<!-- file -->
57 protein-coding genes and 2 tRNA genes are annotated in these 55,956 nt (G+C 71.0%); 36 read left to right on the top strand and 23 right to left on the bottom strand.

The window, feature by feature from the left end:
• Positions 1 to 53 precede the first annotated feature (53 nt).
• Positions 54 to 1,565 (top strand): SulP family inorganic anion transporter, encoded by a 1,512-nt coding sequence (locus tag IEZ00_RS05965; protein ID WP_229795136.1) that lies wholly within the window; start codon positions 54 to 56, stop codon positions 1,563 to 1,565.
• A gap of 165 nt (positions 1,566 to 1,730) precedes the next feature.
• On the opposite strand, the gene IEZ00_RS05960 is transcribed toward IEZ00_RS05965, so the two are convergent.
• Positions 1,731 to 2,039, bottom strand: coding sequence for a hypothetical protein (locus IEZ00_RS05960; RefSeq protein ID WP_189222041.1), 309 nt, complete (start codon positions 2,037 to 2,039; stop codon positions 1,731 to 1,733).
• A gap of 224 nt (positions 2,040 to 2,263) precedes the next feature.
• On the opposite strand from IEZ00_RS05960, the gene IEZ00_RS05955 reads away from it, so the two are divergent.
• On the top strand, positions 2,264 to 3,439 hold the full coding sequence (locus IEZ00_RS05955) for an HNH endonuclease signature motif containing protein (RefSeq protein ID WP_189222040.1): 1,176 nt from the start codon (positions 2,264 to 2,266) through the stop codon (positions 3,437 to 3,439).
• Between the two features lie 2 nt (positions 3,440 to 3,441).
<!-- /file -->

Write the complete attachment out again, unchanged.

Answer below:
57 protein-coding genes and 2 tRNA genes are annotated in these 55,956 nt (G+C 71.0%); 36 read left to right on the top strand and 23 right to left on the bottom strand.

The window, feature by feature from the left end:
• Positions 1 to 53 precede the first annotated feature (53 nt).
• Positions 54 to 1,565 (top strand): SulP family inorganic anion transporter, encoded by a 1,512-nt coding sequence (locus tag IEZ00_RS05965; protein ID WP_229795136.1) that lies wholly within the window; start codon positions 54 to 56, stop codon positions 1,563 to 1,565.
• A gap of 165 nt (positions 1,566 to 1,730) precedes the next feature.
• On the opposite strand, the gene IEZ00_RS05960 is transcribed toward IEZ00_RS05965, so the two are convergent.
• Positions 1,731 to 2,039, bottom strand: coding sequence for a hypothetical protein (locus IEZ00_RS05960; RefSeq protein ID WP_189222041.1), 309 nt, complete (start codon positions 2,037 to 2,039; stop codon positions 1,731 to 1,733).
• A gap of 224 nt (positions 2,040 to 2,263) precedes the next feature.
• On the opposite strand from IEZ00_RS05960, the gene IEZ00_RS05955 reads away from it, so the two are divergent.
• On the top strand, positions 2,264 to 3,439 hold the full coding sequence (locus IEZ00_RS05955) for an HNH endonuclease signature motif containing protein (RefSeq protein ID WP_189222040.1): 1,176 nt from the start codon (positions 2,264 to 2,266) through the stop codon (positions 3,437 to 3,439).
• Between the two features lie 2 nt (positions 3,440 to 3,441).